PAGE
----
After leaving the Army, he did a stint at the Federal Emergency Management Agency, but he now works for Immigration and Customs Enforcement at DHS.

He, in my eyes, is the ideal person to have play this year’s Call of Duty, which had issues of border security, threats of terrorism, and geopolitical issues.

When Ricky comes over, I ask him to rate the game based on the following:

How immersive is it?

How realistic is it?

How possible is it?

I pass Ricky the controller. I let him know this review is in his hands now.

The first sequence has barely begun and immediately Ricky declares, “Sam, I can already tell you this is the most realistic Call of Duty ever.”

As Ricky marks the general as the target, he gleefully remarking on how amazing the graphics are.

The next moment Ricky is piloting the drone to strike the general.

At this point, he is all in on this game.

Now, Ricky is hunting for Hassan and saving the crew of a helicopter that crashed. He is also – now formally declaring – this is the most realistic first-person shooter that he has ever played.

I asked him if it reminded him of his days in Afghanistan. He pauses the game.

It brought him to a memory of when his commander was hit by mortar fire.

It was to be one experience out of many more where he didn’t know whether he lost a friend or not.

His first impulse was to find who did this, and he wasn’t in the mood to take no for an answer.

His unit had to talk him out of it, because war, as Ricky would explain, requires clarity.

You have to be able to move forward without processing the loss of your friends or accepting the possibility of death and yet be paranoid enough to stay alive.

Even if Ricky wanted to kill everybody who fired at his base. He would still face the uphill battle of finding out who did it.

People who tend to shoot mortars never have a target in mind. They’re just aimlessly directing their fire towards the base.

It brought him back to wondering if he was alone in thinking if 2012 was the hardest year for the Army or if it was just him.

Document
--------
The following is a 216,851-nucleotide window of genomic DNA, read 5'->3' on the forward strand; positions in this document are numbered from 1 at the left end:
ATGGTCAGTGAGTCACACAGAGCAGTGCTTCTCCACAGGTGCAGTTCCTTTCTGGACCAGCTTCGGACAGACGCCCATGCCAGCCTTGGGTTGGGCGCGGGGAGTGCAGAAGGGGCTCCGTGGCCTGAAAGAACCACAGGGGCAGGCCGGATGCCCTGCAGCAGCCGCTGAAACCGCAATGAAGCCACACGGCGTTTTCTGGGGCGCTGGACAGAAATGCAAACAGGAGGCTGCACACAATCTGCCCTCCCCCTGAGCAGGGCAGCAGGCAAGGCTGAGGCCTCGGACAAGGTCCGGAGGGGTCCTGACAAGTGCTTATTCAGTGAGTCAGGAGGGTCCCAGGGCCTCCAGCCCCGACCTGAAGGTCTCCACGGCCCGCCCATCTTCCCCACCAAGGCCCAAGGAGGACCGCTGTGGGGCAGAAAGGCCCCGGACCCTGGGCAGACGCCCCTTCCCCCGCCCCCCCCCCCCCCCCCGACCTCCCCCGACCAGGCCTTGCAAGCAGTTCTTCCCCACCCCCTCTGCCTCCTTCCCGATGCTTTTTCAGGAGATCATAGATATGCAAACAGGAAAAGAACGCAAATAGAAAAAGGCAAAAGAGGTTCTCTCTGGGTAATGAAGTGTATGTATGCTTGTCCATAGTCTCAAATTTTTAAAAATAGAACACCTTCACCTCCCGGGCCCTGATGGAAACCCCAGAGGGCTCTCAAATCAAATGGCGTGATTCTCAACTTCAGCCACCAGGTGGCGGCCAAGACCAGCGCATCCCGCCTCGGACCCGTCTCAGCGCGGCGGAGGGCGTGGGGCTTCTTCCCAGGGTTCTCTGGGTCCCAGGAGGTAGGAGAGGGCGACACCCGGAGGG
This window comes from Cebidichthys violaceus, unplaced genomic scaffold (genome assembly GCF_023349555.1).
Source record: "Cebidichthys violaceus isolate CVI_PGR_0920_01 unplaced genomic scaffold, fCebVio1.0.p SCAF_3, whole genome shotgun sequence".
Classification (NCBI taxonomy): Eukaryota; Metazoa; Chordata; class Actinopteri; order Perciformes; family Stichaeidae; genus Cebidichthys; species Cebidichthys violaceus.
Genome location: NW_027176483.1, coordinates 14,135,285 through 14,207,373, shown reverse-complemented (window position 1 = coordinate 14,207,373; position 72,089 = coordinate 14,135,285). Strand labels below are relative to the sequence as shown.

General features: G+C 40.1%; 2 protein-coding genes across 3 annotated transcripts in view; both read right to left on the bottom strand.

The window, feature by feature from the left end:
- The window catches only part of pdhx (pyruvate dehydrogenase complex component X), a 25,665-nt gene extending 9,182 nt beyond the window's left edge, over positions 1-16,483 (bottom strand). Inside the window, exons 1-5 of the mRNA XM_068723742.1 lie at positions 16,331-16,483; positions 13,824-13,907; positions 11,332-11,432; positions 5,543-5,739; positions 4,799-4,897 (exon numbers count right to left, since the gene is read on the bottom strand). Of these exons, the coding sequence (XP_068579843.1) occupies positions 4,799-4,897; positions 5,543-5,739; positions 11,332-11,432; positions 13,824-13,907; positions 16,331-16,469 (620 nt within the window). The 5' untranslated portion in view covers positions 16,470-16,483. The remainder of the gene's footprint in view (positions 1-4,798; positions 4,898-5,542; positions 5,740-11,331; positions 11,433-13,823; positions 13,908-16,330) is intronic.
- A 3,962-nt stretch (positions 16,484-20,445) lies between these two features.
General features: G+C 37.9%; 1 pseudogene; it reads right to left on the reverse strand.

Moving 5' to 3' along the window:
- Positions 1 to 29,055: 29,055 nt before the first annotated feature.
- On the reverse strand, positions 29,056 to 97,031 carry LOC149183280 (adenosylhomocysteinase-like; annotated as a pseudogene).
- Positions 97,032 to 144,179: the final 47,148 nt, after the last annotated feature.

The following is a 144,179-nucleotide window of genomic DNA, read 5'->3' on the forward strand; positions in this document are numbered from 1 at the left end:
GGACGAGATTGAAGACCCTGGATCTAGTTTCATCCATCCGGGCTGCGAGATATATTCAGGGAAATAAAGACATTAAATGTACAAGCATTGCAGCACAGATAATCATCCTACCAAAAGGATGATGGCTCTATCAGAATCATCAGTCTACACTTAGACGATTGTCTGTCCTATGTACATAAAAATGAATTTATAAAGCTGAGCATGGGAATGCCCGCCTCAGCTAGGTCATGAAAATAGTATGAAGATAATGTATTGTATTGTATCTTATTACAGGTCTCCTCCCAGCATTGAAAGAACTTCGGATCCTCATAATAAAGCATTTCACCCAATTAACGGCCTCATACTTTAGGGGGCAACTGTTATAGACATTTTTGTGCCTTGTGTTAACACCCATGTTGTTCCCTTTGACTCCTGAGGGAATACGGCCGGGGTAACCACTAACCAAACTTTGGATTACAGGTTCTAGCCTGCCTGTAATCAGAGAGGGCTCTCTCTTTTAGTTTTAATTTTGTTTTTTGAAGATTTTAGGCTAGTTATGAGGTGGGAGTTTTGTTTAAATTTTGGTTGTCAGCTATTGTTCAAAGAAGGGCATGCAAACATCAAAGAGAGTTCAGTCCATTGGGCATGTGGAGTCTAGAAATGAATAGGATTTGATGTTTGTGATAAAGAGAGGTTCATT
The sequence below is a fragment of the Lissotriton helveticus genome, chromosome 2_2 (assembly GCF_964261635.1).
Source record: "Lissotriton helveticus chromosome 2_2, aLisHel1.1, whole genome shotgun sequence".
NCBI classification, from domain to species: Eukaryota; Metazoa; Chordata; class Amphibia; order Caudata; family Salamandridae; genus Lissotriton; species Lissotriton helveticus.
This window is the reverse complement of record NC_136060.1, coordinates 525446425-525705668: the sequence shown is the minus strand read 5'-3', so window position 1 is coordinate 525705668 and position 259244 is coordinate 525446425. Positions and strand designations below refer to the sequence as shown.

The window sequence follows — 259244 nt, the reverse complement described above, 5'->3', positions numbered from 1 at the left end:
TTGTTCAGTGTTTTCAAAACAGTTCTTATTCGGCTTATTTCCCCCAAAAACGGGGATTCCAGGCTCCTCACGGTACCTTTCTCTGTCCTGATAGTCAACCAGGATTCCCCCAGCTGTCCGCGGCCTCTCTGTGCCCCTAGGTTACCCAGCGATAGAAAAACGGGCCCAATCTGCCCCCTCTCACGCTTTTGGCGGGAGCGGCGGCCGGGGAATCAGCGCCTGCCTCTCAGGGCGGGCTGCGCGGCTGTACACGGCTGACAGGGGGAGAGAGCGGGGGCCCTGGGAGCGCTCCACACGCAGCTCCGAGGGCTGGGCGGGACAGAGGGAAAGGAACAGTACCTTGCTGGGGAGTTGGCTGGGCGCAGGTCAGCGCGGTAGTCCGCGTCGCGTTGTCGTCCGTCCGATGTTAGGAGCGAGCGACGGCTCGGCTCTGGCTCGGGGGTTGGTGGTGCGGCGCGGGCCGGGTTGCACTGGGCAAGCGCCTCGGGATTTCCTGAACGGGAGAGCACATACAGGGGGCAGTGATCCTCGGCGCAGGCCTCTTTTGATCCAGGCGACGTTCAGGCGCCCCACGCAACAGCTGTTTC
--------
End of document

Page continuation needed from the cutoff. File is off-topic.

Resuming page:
Ricky stops his story.

He’s back to shooting insurgents approaching the helicopter that crashed.

As he is shooting, I asked him if he was ever behind enemy lines like that.

He says, “Even worse.”

He brings me back to 2012. President Barack Obama is just re-elected, and his defense goals entailed winning hearts and minds.

At this point in the war, it was about winning over the Afghan and Iraqi people to place faith and support in their transitioning governments.

This entailed allowing foreign military forces on to the base.

Ricky would describe a high-stakes environment where anyone who entered could secretly be an adversary.

“But it’s about hearts and minds, Sam!”

Ricky, in the game, is now crawling towards a house filled with terrorists, but he keeps dying.

After several deaths in, he goes, “How about you Mr. Video game reviewer play this part?”

I laughed and died.

At this point, I wasn’t reloading – I was just respawning. (We had to restart that level, because we couldn’t find ammo for the rifle.)

Now, we’re playing in Amsterdam.

I ask him if pulling the trigger on the controller reminds him of his old gun.

“Sort of,” he says.

Since I felt this was his review as much as it was mine, I ask him who he sees playing this game and who he would recommend it to.

“They’re gonna be veterans like me who pick this up and play it. We can play it without having flashbacks to our times abroad. They’re also gonna be other guys who pick it up and will want to relive the moments of their time abroad.”

He moves on to the second and third types of people who would pick up Call of Duty Modern Warfare 2.

The second are the everyday gamers who will play this for fun.

The third are the guys on base who play it while stationed abroad.

“I would remember these guys well. These are the guys who you would see after a full day outside, wanting to play Call of Duty back on base. It was weird.”

His in-game character is now on a boat where they have shot two people who work for the cartel.

I ask him if whether I can be assured that this game is realistic.

He takes a moment as his in-game character to point out the blood splatter, the mechanics of killing someone in the game, and the overall graphics to tell me that this is the most realistic first-person shooter that he’s ever played.

After a while, Ricky finds himself playing as Alejandro.

We pass by the border patrol catching migrants.